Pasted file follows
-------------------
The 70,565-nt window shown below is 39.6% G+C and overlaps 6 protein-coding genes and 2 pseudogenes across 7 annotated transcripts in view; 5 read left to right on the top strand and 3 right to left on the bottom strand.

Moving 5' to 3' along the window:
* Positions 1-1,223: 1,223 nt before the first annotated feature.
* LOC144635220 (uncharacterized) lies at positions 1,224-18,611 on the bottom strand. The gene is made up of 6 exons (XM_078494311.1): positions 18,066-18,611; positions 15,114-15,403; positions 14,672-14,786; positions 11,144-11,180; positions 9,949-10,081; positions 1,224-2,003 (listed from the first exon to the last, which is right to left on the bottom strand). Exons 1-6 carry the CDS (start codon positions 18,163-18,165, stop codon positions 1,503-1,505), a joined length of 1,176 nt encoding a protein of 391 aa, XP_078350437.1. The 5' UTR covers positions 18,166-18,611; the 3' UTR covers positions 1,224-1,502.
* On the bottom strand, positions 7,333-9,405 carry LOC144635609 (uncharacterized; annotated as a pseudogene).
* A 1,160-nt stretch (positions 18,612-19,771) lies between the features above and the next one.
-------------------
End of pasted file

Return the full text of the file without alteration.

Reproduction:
The 70,565-nt window shown below is 39.6% G+C and overlaps 6 protein-coding genes and 2 pseudogenes across 7 annotated transcripts in view; 5 read left to right on the top strand and 3 right to left on the bottom strand.

Moving 5' to 3' along the window:
* Positions 1-1,223: 1,223 nt before the first annotated feature.
* LOC144635220 (uncharacterized) lies at positions 1,224-18,611 on the bottom strand. The gene is made up of 6 exons (XM_078494311.1): positions 18,066-18,611; positions 15,114-15,403; positions 14,672-14,786; positions 11,144-11,180; positions 9,949-10,081; positions 1,224-2,003 (listed from the first exon to the last, which is right to left on the bottom strand). Exons 1-6 carry the CDS (start codon positions 18,163-18,165, stop codon positions 1,503-1,505), a joined length of 1,176 nt encoding a protein of 391 aa, XP_078350437.1. The 5' UTR covers positions 18,166-18,611; the 3' UTR covers positions 1,224-1,502.
* On the bottom strand, positions 7,333-9,405 carry LOC144635609 (uncharacterized; annotated as a pseudogene).
* A 1,160-nt stretch (positions 18,612-19,771) lies between the features above and the next one.